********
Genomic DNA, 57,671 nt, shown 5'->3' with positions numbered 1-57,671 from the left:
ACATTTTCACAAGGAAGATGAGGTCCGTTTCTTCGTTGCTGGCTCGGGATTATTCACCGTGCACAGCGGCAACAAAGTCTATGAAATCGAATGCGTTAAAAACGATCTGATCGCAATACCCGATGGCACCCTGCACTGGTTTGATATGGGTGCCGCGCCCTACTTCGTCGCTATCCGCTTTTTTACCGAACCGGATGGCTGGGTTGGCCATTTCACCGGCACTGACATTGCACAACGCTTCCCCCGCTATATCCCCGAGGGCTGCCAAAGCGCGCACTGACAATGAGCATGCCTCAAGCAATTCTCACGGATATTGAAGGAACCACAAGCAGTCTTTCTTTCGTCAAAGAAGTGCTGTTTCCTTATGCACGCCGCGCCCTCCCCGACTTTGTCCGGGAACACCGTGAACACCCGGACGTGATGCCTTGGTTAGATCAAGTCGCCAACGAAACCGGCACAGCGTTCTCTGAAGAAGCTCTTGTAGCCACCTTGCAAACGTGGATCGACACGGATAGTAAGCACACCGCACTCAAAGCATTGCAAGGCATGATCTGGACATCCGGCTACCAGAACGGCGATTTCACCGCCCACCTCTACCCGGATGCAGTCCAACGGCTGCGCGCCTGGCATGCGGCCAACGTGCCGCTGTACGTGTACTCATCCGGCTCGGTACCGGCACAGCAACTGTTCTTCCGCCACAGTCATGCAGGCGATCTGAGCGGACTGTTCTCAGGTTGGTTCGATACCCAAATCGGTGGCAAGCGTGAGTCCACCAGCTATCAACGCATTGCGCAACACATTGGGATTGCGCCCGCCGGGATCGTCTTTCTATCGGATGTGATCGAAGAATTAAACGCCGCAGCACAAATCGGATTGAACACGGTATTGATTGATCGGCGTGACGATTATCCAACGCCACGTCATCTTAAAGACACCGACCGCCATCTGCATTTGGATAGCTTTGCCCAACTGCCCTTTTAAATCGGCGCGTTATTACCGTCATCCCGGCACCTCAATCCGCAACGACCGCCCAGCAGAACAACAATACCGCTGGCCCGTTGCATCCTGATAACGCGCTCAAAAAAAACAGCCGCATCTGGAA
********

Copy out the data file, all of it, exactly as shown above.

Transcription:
Genomic DNA, 57,671 nt, shown 5'->3' with positions numbered 1-57,671 from the left:
ACATTTTCACAAGGAAGATGAGGTCCGTTTCTTCGTTGCTGGCTCGGGATTATTCACCGTGCACAGCGGCAACAAAGTCTATGAAATCGAATGCGTTAAAAACGATCTGATCGCAATACCCGATGGCACCCTGCACTGGTTTGATATGGGTGCCGCGCCCTACTTCGTCGCTATCCGCTTTTTTACCGAACCGGATGGCTGGGTTGGCCATTTCACCGGCACTGACATTGCACAACGCTTCCCCCGCTATATCCCCGAGGGCTGCCAAAGCGCGCACTGACAATGAGCATGCCTCAAGCAATTCTCACGGATATTGAAGGAACCACAAGCAGTCTTTCTTTCGTCAAAGAAGTGCTGTTTCCTTATGCACGCCGCGCCCTCCCCGACTTTGTCCGGGAACACCGTGAACACCCGGACGTGATGCCTTGGTTAGATCAAGTCGCCAACGAAACCGGCACAGCGTTCTCTGAAGAAGCTCTTGTAGCCACCTTGCAAACGTGGATCGACACGGATAGTAAGCACACCGCACTCAAAGCATTGCAAGGCATGATCTGGACATCCGGCTACCAGAACGGCGATTTCACCGCCCACCTCTACCCGGATGCAGTCCAACGGCTGCGCGCCTGGCATGCGGCCAACGTGCCGCTGTACGTGTACTCATCCGGCTCGGTACCGGCACAGCAACTGTTCTTCCGCCACAGTCATGCAGGCGATCTGAGCGGACTGTTCTCAGGTTGGTTCGATACCCAAATCGGTGGCAAGCGTGAGTCCACCAGCTATCAACGCATTGCGCAACACATTGGGATTGCGCCCGCCGGGATCGTCTTTCTATCGGATGTGATCGAAGAATTAAACGCCGCAGCACAAATCGGATTGAACACGGTATTGATTGATCGGCGTGACGATTATCCAACGCCACGTCATCTTAAAGACACCGACCGCCATCTGCATTTGGATAGCTTTGCCCAACTGCCCTTTTAAATCGGCGCGTTATTACCGTCATCCCGGCACCTCAATCCGCAACGACCGCCCAGCAGAACAACAATACCGCTGGCCCGTTGCATCCTGATAACGCGCTCAAAAAAAACAGCCGCATCTGGAA